I love this time of year. With my tomato and pepper starts planted, my house is transformed from a deep winter bunker into a springtime botanical garden. The days are getting longer and my german-polish roots have me looking forward to Easter dinner and the pierogies that accompany that meal!

And yes, although I know I have my polish ancestors shaking their heads disapprovingly when I use the term “pierogies” (the plural of pierogi is pierogi and the singular actually pierog), I must admit the term gives me an acute nostalgia for my childhood.

While growing up, these were of course a gluten-full holiday entree. This year, I was excited to try my hand at making a gluten free version that rivaled my memories of my grandmother’s recipe. Her pierogies were stuffed with sauerkraut, fried onions or mashed potatoes mixed with cheese and onions. I’m pretty sure if faced with the, “if you could just take one food to a deserted island” question, my grandmother’s pierogies are exactly what I would choose.

Though my first batch turned out to be delicious, I had some casualties when my mashed potato filling leaked out when boiling. After some research, I stumbled upon this youtube video demonstrating the authentic pierogi sealing technique and went back over my seams about 3 times before I called them sealed!

I wasn’t sure just what kind of consistency I was going to get with the gluten free flour – my dough was fairly sticky to start, but it turned out to be very manageable. When kneading the dough, make sure to keep your hands floured until it gets easier to handle. When I was done kneading, the dough was relatively smooth and I set it aside rest.


After making the filling, I rolled out the dough to 1/4 in making sure to keep it moving and on a well floured surface. The dough was easy to work with and I cut out rounds using a quart mason jar with a wide mouth that I happened to have on hand. The diameter of the my initial round was smaller than 4 inches, but I had plenty of dough to work with when I rolled it out for the second time to 1/8 of an inch thick.


At first, I rolled my rounds into ovals, which worked fine, but I found that just keeping them round gave the same look of my grandmother’s. I also tried brushing the edges with butter and water to see if that would help them to stick together better, but found that the biggest help for that was in repeating the pinching process up to 3 times to get them to seal really well. Finally, boil and sauté the pierogies and serve with sour cream or more sautéed onions and enjoy!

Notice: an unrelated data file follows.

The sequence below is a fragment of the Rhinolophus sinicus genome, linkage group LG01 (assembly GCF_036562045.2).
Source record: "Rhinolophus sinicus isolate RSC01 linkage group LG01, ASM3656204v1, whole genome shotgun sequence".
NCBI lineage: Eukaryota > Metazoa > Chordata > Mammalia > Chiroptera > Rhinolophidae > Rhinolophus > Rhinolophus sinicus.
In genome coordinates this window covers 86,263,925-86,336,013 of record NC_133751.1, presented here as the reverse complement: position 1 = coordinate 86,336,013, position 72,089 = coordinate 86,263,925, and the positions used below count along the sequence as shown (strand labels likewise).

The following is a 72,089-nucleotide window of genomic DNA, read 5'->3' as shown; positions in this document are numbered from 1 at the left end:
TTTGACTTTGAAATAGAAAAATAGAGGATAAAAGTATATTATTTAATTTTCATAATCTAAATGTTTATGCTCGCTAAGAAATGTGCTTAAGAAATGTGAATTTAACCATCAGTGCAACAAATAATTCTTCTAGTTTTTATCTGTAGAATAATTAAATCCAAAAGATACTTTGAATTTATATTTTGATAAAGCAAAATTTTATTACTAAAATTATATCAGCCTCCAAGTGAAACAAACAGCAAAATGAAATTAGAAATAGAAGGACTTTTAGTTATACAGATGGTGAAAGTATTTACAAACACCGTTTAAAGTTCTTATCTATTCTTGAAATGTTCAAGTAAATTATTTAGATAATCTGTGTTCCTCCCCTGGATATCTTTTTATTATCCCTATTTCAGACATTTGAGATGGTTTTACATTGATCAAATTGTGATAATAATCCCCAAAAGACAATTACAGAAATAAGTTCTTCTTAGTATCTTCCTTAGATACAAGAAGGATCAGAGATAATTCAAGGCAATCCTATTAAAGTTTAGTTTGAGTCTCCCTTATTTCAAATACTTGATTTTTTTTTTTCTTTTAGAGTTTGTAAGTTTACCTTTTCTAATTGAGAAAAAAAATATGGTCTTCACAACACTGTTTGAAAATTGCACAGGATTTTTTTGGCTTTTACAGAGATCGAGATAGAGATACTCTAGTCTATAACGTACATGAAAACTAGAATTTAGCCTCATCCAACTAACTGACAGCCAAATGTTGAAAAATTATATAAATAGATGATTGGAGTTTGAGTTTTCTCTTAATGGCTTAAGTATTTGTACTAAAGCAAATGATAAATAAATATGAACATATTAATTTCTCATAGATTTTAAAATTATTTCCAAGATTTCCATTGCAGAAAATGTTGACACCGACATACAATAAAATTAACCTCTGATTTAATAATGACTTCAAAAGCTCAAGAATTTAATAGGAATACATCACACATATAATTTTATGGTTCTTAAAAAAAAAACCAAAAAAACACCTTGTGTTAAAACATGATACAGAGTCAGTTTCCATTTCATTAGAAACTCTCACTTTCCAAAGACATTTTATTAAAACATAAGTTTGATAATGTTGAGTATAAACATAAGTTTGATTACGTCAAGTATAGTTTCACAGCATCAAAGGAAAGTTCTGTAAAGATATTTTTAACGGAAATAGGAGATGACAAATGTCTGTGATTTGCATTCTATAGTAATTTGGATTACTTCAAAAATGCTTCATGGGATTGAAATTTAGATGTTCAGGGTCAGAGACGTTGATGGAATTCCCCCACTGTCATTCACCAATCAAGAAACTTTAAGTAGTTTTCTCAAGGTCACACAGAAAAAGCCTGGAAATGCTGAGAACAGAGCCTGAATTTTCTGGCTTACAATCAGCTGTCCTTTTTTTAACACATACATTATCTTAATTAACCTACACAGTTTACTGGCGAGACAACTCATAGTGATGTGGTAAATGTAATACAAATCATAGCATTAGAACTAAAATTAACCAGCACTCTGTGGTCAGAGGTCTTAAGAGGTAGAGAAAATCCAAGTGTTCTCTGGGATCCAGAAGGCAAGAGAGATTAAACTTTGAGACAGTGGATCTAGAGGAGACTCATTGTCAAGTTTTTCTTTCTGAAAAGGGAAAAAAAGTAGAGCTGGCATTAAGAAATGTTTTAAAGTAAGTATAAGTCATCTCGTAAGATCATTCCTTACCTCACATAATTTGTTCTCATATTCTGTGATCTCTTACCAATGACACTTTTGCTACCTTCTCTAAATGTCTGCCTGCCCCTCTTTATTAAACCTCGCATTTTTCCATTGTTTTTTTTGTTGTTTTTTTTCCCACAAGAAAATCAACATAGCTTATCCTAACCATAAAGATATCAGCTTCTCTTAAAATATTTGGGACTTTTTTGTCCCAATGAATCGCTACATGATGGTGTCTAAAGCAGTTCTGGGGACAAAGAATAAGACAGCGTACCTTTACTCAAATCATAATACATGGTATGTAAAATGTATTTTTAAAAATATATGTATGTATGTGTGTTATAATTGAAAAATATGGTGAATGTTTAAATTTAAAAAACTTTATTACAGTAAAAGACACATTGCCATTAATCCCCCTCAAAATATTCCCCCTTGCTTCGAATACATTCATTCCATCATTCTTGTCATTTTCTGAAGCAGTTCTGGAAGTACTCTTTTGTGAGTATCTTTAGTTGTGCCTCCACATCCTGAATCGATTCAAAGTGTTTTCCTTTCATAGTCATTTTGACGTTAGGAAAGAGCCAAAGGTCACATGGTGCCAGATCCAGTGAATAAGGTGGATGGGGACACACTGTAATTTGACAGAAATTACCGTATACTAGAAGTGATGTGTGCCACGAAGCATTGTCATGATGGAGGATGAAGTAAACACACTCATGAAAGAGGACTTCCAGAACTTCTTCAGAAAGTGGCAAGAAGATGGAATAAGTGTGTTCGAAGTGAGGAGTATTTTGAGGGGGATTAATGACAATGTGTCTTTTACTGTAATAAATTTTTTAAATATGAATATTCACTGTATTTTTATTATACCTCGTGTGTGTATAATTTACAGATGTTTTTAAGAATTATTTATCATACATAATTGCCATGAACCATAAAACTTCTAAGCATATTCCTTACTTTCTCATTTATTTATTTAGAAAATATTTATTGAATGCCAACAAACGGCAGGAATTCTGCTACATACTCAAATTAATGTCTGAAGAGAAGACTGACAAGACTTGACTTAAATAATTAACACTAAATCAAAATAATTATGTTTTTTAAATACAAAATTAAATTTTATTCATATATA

Gluten Free Pierogi

Gluten free potato and cheese pierogi
Prep Time 1 hr
Cook Time 10 mins
Total Time 1 hr 10 mins
Servings 6


For Filling

  • 1 pound potatoes
  • 1 small onion peeled and diced
  • 2 tablespoons clarified butter or olive oil
  • 1/2 cup sour cream
  • 1/2 cup shredded cheese
  • Kosher salt and freshly ground black pepper to taste

For Dough

  • 1/2 cup sour cream
  • 2/3 cup milk
  • 1 egg beaten
  • 1/8 teaspoon kosher salt
  • 2 1/2 cups of an all purpose gluten free flour. I used the Columbia Gorge Gluten Free General Baking Mix
  • 1 teaspoon xanthan gum omit if the blend you are using already contains it


  • For the dough, place the sour cream, milk, beaten egg and salt in a large bowl and whisk to combine well.
  • Add the flour and xanthan gum in two parts. Mix well after each addition. (The dough will be smooth but still a bit sticky.)
  • Turn the dough out onto a lightly floured surface, and, with floured hands, knead the dough. Keep kneading until it’s easier to handle. Cover with plastic wrap and set aside.
  • For the filling, peel potatoes and cut into one inch pieces.
  • Bring a large pot of salted water to a rolling boil, add the potatoes and reduce the boil to a simmer.
  • Boil the potatoes for about 15 to 20 minutes until they are tender.
  • While the potatoes are cooking, place the diced onion and clarified butter in a skillet and cook, stirring frequently, until the onions are translucent (about 5 minutes).
  • Once the potatoes are cooked, mash them in the pot, add the cooked onions, sour cream, shredded cheese and the salt and pepper to taste. Set the filling aside.
  • On a lightly floured surface, roll out the dough into a round about 1/4 inch thick.
  • Move the dough frequently and lightly dust with flour to prevent sticking.
  • Cut out 3.5 to 4 inch rounds from the dough. (I used the top of a mason jar.)
  • Gather and reroll scraps.
  • Roll each round so that is closer to 1/8 inch thick.
  • While holding the round, place about 1 tablespoon of filling in the center of each. (You can make the filling ahead of time too.)
  • Fold the dough in half, matching the edges and pinch the edges together to form a tight seal. You may need to go over the edge two to three times to get a good seal.
  • Place 4 to 6 pierogies in a pot of boiling salted water and boil for about 3 minutes - until they float to the surface.
  • With a slotted spoon, carefully remove the boiled pierogies and place them on a paper towel to drain to dry.
  • Saute the pierogies in butter or clarified butter until browned (about 2 minutes per side). Serve immediately.